|10th Anniversary Edition|
|Leading article of the 10th Anniversary Edition|
|Announcing the 10th Anniversary Edition|
|10th Anniversary of SAP Design Guild|
|SAP Design Guild – The Voice of SAP in the Design Field|
|About the SAP Design Guild|
By Gerd Waloszek, SAP User Experience, SAP AG – December 10, 2010
As 2010 draws to a close, the SAP Design Guild Website publishes a small wave of articles for its 10th Anniversary Edition. "Small wave" indicates that we did not reach our maximum goal of finishing the edition in 2010. We already expected this outcome and promised to celebrate the anniversary for a whole year. Thus, as the Website went live in April 2000, we will extend the publishing period to the end of March, 2011. Nonetheless, we have been productive in recent weeks and hope to add no fewer than four new articles to the edition before the holiday season starts – and as we have published three of them already, we are almost on target.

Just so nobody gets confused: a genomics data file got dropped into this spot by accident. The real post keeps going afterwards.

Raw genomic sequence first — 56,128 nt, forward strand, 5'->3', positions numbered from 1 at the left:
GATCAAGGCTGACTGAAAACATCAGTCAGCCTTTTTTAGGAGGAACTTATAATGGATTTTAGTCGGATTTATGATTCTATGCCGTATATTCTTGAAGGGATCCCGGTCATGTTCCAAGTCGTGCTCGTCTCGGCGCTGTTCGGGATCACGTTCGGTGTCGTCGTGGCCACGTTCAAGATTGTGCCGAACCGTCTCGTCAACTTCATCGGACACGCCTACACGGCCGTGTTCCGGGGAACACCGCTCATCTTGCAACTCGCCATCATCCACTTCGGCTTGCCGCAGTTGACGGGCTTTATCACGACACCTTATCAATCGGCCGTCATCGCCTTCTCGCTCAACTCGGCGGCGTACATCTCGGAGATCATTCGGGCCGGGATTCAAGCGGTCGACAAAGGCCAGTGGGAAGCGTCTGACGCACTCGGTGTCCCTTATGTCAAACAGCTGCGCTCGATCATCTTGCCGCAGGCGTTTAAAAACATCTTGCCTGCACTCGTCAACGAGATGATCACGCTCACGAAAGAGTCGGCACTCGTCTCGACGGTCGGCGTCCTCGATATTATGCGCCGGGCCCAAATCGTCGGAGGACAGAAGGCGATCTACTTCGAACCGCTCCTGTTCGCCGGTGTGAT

In the following, I would like to touch briefly on the challenges we faced with the anniversary edition in the summer, spend a few words on the newly published articles, and provide a brief outlook on the 10th Anniversary Edition in 2011. Then I will take the opportunity to direct your attention to a new section on the SAP Design Guild, the UI Design Blinks, which has not been covered in an editorial yet. I will close this editorial with a glimpse at the first ideas for the SAP Design Guild Website in 2011.